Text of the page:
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Old 08-12-2004, 10:02 AM   #4
L. Camejo
 
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Dojo: Ontario Martial Arts
Location: Mississauga, Ontario
Join Date: Aug 2001
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Re: Aikido in the International World Games

Hey Peter,

I see your point, it makes perfect sense to me.

It's interesting though, because in making that move, the Aikikai has effectively blocked any other styles who may wish to participate at the World Games in Aikido by affiliating the IAF with the IWGA as the "representative association for Aikido." In essence it's saying that only Aikido recognised by Aikikai Hombu is allowed to enter the World Games. It also allows them to set the standard for what the participation level and events may be. As such, many who don't know better may believe that Kata Demonstration is the only form of Aikido competition recognised at an international level.

I guess the idea peeves me a little bit because when I read the rules for joining the IWGA, I don't think the IAF or Aikikai Honbu actually meet the requirements. Below is text taken directly from that document found at this link - :

Quote:
Requirements for being eligible.
2.1.1.Each Member Federation, in order to be eligible for inclusion in the World Games programme, must guarantee to organise an elite competition which is reserved for invited competitors of the highest standard only.

Pursuant to Article 5 of the Constitution Member Federations, in order that sports or disciplines of
sports under their control may be eligible for participation, must produce documented evidence:
· that they effectively control such sports or disciplines of sports world-wide and
· that these sports disciplines are being practised in a competitive way in at least three (3) of the world's
continents;

· that they have organised at least three (3) World Championships or comparable events for the sports disciplines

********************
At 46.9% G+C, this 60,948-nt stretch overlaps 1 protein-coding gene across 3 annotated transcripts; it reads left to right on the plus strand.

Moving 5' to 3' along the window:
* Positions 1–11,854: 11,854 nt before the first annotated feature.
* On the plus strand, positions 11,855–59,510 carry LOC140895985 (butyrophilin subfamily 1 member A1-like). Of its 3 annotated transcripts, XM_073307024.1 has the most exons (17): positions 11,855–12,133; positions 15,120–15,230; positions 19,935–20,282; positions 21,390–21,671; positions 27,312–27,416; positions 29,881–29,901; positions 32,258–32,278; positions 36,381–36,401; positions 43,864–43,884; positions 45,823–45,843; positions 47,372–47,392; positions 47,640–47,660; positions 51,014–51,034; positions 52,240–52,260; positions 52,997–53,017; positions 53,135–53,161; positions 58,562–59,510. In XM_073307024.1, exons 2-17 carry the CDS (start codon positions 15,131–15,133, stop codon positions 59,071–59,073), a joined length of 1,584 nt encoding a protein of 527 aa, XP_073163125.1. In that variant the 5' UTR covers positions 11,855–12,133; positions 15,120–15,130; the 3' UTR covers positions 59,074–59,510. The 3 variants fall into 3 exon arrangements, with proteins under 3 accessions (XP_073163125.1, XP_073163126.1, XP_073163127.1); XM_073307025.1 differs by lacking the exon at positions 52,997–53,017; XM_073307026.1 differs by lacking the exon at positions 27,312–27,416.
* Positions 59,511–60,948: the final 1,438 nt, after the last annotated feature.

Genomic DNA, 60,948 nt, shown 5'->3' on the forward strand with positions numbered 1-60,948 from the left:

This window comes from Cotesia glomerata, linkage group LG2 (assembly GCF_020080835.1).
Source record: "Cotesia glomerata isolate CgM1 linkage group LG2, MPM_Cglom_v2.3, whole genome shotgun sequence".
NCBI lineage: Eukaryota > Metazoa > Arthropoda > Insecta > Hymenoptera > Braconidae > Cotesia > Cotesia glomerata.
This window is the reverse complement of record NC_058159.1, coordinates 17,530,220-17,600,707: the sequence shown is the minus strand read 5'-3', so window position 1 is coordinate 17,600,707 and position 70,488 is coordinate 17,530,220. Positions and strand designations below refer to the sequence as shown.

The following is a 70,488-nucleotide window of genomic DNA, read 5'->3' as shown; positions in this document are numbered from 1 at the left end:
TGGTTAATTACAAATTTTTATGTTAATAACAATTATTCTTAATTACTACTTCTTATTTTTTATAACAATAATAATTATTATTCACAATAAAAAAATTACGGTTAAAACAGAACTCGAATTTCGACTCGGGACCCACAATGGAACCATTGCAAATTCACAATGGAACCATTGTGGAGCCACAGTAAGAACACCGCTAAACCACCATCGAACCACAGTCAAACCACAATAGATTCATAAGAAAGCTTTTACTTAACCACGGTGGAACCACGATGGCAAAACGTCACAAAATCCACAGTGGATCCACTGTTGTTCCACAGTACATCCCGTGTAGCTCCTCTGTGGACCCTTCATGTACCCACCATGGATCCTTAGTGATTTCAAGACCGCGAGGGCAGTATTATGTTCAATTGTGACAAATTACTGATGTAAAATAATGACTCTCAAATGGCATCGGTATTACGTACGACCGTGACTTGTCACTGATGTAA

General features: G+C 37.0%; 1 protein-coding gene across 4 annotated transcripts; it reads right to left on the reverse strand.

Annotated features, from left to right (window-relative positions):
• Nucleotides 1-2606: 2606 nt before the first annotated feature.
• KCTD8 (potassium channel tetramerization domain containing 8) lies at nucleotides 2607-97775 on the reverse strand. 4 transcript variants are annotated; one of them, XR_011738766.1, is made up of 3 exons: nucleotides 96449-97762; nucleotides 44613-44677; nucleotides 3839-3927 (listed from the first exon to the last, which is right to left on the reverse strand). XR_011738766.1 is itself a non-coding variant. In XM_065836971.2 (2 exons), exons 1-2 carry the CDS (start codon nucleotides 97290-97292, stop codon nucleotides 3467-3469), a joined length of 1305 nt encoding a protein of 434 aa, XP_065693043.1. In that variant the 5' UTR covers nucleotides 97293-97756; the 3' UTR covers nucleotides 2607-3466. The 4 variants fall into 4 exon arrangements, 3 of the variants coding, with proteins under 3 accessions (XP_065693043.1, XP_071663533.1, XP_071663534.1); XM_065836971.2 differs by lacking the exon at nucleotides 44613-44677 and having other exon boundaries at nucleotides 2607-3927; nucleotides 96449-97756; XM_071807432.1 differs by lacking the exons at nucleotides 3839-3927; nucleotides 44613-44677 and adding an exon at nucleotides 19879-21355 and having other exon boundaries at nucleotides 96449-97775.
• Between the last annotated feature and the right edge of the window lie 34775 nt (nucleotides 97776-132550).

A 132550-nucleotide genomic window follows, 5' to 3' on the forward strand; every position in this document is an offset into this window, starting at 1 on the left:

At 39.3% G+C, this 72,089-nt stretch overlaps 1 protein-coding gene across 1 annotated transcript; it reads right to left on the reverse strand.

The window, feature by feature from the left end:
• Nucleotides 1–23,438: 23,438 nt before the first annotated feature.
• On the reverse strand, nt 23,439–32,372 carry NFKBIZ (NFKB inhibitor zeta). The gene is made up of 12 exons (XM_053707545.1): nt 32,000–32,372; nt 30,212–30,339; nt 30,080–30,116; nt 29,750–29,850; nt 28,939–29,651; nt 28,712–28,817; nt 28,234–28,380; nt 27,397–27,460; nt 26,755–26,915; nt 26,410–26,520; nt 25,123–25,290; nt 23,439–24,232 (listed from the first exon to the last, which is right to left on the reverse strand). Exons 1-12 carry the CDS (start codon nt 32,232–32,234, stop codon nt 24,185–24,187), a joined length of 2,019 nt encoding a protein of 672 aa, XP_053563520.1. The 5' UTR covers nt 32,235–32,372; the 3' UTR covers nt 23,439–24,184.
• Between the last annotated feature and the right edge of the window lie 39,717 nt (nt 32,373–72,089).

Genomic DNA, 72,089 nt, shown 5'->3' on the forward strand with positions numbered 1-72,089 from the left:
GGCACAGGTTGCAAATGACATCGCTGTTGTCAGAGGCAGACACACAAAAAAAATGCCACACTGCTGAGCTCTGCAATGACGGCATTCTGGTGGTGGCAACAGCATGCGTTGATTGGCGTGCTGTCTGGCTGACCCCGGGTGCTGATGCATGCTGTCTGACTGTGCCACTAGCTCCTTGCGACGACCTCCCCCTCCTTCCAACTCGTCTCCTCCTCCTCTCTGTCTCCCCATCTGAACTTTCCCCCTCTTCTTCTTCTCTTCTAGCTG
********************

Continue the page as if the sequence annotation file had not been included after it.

concerned.


2.1.3. In addition, the nature of the sports or disciplines of sports of the concerned shall meet the following
eligibility criteria:
· the sport is competitive and the results of the competition are measurable;
· the sport does not depend directly and/or only on non-human energy for the performances of the participants;
· the competition in the sport is not of necessity organised in separate age groups;
· the sport does not depend on the availability of ice and/or snow for its competitions.
Furthermore, sports or disciplines of sports to be admitted for the first time, should not show characteristics which
are very similar to those of sports or disciplines of sports already on the sports programme.
This is why I'm asking if anyone knows more about this, as to me it feels like a little bit of misrepresentation is going on here and I would not like to jumop to misinformed conclusions. Imho the J.A.A. has a much more structured and proven record in this sport area and have held many international competitive events successfully in at least 2 continents that I know of, three if we include the JAA/USA.


Otto: To answer your question in a word: Politics. In my understanding the Yoshinkan has the IYAF, which is pretty much the same organisation as what is in Japan, it covers everyone in Yoshinkan. In Tomiki/Shodokan we have the J.A.A. which has global influence through the T.A.I.N. (Tomiki Aikido International Network). I don't get why the Aikikai and IAF need to be separate organisations that cover effectively the same thing. Of course they do claim to "ensure that the
federation does not deviate from the ‘way' of aikido, as taught by the Founder, Morihei Ueshiba" - so I guess it's a means of keeping a technical standard that is reflective of that being taught at Aikikai Hombu at all times. Of course, others are able to do this without necessitating multiple organisations. It's an interesting political concept.

Anyways, anyone with info and the above, please chime in.

LC

--Mushin Mugamae - No Mind No Posture. He who is possessed by nothing possesses everything.--
http://www.tntaikido.org
http://www.mushinkan.ca
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